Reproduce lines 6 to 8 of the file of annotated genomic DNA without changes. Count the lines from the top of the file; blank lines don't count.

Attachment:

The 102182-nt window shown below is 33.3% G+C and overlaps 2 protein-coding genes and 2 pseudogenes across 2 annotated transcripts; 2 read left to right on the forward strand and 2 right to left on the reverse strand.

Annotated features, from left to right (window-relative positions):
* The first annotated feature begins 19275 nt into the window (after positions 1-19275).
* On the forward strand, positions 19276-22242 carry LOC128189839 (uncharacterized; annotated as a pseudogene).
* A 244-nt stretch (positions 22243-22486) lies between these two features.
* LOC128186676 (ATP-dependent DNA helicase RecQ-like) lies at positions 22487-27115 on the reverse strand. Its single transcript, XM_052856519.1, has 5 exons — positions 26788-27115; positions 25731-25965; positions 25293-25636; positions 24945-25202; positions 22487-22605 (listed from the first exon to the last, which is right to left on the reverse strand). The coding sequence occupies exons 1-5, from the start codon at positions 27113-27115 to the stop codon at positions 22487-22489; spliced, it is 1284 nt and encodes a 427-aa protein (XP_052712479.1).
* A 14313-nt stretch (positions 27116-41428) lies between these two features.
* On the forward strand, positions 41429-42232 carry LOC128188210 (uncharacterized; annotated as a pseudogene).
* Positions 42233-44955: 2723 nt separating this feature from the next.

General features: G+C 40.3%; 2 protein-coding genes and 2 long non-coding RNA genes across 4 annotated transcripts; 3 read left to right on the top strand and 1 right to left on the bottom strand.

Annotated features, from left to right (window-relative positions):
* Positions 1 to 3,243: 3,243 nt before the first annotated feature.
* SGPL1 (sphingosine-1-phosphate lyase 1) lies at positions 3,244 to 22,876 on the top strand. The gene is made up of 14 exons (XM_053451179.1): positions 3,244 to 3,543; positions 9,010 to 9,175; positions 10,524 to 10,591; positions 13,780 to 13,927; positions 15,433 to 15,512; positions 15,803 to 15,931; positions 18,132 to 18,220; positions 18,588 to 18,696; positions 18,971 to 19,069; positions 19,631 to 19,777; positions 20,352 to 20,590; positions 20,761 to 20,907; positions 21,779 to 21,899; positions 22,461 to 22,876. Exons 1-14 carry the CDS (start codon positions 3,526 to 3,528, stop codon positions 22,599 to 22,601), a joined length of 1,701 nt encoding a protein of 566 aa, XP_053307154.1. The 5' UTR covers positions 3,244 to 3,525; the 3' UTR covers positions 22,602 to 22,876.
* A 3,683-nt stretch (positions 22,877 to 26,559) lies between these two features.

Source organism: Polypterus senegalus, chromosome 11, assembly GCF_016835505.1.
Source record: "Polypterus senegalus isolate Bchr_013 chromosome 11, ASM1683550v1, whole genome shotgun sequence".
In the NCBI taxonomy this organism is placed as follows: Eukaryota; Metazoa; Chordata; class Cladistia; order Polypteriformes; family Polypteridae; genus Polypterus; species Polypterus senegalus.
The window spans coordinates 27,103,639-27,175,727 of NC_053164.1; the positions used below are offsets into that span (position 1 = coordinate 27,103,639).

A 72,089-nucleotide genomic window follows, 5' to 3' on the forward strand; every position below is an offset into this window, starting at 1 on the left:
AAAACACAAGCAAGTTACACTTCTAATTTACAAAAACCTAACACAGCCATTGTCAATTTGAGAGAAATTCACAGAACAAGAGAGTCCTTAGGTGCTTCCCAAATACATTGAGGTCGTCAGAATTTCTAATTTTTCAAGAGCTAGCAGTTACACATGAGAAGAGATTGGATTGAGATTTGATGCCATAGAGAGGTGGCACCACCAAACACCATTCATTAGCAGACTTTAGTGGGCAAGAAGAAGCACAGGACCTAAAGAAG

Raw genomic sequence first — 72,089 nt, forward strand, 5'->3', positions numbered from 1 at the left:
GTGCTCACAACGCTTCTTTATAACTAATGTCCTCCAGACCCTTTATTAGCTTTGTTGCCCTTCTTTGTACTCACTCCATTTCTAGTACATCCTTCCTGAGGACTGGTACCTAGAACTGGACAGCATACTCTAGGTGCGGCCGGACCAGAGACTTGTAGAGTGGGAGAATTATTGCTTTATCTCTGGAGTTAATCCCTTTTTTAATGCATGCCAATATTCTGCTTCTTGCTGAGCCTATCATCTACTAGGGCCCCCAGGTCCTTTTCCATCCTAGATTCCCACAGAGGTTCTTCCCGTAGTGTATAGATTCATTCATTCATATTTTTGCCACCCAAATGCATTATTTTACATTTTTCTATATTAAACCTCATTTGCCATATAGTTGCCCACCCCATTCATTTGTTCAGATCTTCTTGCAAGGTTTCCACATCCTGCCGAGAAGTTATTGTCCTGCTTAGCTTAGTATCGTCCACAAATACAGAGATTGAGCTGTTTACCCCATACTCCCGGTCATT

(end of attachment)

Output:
* LOC128186676 (ATP-dependent DNA helicase RecQ-like) lies at positions 22487-27115 on the reverse strand. Its single transcript, XM_052856519.1, has 5 exons — positions 26788-27115; positions 25731-25965; positions 25293-25636; positions 24945-25202; positions 22487-22605 (listed from the first exon to the last, which is right to left on the reverse strand). The coding sequence occupies exons 1-5, from the start codon at positions 27113-27115 to the stop codon at positions 22487-22489; spliced, it is 1284 nt and encodes a 427-aa protein (XP_052712479.1).
* A 14313-nt stretch (positions 27116-41428) lies between these two features.
* On the forward strand, positions 41429-42232 carry LOC128188210 (uncharacterized; annotated as a pseudogene).